You and I are called share the very life of the Trinity, through union with Christ. Thus, the Christian life is about communion, rather than competition. Christ invites us to put away our envy and jealousy and recognize that our deepest identity – the deepest reality of who and what we are – is found in Him.

Each of us finding our identity in Him will be able to give ourselves totally away and in so doing, find our deepest fulfillment. This is why St. Paul invites the Corinthians (and us) to “be united in the same mind and in the same purpose.”  We are one in Christ.

In Christ, differences do not cease to be present between the members of the body – you are not me, and I am not you, any more than the head is the same as the foot – but instead of being divisive, they become opportunities for charity and admiration.

The sin of envy is overcome primarily through genuine admiration. When I see the goodness of someone else (especially their strengths, which I lack), I have two choices:

On the one hand, I can allow myself to fall into envy by going into the mode of finding my worth through comparison. If I do this, I will probably begin to complain, to degrade the other person, or degrade myself. I will find every opportunity to destroy the goodness I see present because I operate from a sense that their gain is my loss.

On the other hand, if I recognize that my worth comes not from a comparison but from my identity in Christ, I can exercise the virtue of admiration/gratitude. I will see the other person’s goodness not as a threat to my identity but as a gift to be received. What is more, I begin to see that God has also given me gifts that I should share with others.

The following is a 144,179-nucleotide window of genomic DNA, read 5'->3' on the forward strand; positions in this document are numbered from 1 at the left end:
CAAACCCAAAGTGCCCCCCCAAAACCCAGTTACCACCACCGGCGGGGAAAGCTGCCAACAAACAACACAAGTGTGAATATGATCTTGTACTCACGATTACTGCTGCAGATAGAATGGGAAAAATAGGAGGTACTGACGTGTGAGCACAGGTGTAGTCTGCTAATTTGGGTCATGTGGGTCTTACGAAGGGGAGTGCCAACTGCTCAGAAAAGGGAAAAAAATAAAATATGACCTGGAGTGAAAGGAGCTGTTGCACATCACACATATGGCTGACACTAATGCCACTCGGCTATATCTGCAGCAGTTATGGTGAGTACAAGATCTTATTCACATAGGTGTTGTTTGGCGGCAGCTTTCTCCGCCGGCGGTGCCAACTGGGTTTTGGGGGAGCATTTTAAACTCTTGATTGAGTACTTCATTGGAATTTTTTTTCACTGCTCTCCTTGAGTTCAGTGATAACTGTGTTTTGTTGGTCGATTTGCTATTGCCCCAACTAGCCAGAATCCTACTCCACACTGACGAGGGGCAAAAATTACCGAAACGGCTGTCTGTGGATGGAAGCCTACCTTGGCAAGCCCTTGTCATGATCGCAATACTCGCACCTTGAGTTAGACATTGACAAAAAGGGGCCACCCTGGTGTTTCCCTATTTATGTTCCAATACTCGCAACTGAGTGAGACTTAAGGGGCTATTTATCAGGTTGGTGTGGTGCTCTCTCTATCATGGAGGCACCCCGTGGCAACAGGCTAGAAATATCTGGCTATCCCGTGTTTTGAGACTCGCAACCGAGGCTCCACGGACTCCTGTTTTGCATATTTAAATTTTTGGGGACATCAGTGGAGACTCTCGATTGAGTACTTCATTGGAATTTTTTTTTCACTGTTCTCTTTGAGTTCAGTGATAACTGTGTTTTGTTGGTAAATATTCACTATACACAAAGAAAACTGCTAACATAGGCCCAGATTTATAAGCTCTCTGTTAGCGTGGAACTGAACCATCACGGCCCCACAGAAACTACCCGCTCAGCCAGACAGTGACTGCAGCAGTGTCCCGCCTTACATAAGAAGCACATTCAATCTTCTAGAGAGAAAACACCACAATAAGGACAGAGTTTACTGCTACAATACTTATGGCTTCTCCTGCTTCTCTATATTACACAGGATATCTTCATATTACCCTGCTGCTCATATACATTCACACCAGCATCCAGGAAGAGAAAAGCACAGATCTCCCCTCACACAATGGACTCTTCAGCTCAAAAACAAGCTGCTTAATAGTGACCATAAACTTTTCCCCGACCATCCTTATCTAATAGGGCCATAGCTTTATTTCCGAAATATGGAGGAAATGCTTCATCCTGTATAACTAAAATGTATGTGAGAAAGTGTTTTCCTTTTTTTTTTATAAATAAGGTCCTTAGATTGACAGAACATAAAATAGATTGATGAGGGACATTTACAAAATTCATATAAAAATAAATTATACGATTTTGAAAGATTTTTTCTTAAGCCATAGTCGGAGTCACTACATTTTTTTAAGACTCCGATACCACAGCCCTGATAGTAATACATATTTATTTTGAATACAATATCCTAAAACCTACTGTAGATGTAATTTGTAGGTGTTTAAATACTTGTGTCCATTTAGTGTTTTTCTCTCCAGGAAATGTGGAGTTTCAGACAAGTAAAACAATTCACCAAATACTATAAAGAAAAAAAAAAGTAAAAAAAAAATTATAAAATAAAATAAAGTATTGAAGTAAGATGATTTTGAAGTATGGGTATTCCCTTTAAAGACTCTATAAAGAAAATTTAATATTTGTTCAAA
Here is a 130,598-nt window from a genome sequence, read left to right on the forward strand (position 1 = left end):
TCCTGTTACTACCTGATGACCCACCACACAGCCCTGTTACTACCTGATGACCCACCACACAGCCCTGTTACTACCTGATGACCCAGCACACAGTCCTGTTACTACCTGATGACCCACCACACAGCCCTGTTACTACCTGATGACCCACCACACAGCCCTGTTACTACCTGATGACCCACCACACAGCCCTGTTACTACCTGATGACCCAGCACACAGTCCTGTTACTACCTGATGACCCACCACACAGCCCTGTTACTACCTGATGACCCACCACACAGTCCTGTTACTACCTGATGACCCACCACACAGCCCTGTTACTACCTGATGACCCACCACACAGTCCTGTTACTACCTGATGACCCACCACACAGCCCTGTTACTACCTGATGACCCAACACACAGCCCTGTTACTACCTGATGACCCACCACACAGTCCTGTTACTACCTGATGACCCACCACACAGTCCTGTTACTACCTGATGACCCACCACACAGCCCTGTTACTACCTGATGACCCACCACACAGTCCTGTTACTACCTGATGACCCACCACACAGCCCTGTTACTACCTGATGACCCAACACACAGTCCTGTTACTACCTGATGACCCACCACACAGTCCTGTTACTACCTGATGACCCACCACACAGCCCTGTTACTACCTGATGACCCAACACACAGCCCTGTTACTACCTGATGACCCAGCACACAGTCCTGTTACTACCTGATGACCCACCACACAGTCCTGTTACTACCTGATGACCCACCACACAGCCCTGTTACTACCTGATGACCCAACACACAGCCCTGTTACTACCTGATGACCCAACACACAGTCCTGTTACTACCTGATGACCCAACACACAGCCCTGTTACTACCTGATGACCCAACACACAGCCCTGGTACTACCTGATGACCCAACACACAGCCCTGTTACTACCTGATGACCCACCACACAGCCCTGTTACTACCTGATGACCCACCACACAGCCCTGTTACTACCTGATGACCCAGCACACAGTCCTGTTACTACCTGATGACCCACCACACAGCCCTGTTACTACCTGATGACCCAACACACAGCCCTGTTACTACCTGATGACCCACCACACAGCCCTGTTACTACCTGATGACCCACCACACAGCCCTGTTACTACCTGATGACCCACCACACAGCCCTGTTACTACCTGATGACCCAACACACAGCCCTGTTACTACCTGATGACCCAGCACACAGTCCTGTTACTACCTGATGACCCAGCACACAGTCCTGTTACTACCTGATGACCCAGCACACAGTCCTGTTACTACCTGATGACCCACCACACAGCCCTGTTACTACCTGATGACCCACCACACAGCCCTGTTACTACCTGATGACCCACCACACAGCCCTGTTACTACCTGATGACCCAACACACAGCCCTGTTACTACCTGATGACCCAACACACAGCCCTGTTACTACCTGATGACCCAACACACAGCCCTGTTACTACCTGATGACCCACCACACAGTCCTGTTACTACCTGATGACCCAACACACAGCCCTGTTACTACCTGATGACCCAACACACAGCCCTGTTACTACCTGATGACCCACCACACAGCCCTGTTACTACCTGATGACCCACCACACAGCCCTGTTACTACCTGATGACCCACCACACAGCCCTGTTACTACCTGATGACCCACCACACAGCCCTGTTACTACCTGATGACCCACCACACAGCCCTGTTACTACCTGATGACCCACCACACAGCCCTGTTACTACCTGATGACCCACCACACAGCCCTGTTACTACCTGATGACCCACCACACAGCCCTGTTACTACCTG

This past weekend the seminary basketball team was comfortably winning against a team, and so the coach put me in to give me a chance to play. I realized that competitive as I am – I wanted to win – I was playing more for excellence and the joy of playing than to win. It was a joy to play basketball, and when I scored a basket, the joy of the team was palpable.

The Seminary Basketball Team

When I compare myself to others, I’m not that good at basketball. But that does not mean I have nothing to offer. But that moment, the joy I brought others would not have been possible if I refused even to try to play out of pride. If envy had overtaken my heart, I also would not have had the chance to receive the gifts God offers me through the brothers around me.